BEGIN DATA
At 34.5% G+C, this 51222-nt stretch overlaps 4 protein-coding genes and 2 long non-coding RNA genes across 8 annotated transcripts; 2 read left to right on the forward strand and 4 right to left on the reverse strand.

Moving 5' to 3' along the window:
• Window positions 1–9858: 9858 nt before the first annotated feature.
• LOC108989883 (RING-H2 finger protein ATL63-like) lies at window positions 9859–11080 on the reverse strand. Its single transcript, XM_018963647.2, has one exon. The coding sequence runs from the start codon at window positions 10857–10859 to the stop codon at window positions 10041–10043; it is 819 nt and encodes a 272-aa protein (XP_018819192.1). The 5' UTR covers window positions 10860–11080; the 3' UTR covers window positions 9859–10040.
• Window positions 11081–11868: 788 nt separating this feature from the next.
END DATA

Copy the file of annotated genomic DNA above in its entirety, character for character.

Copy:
At 34.5% G+C, this 51222-nt stretch overlaps 4 protein-coding genes and 2 long non-coding RNA genes across 8 annotated transcripts; 2 read left to right on the forward strand and 4 right to left on the reverse strand.

Moving 5' to 3' along the window:
• Window positions 1–9858: 9858 nt before the first annotated feature.
• LOC108989883 (RING-H2 finger protein ATL63-like) lies at window positions 9859–11080 on the reverse strand. Its single transcript, XM_018963647.2, has one exon. The coding sequence runs from the start codon at window positions 10857–10859 to the stop codon at window positions 10041–10043; it is 819 nt and encodes a 272-aa protein (XP_018819192.1). The 5' UTR covers window positions 10860–11080; the 3' UTR covers window positions 9859–10040.
• Window positions 11081–11868: 788 nt separating this feature from the next.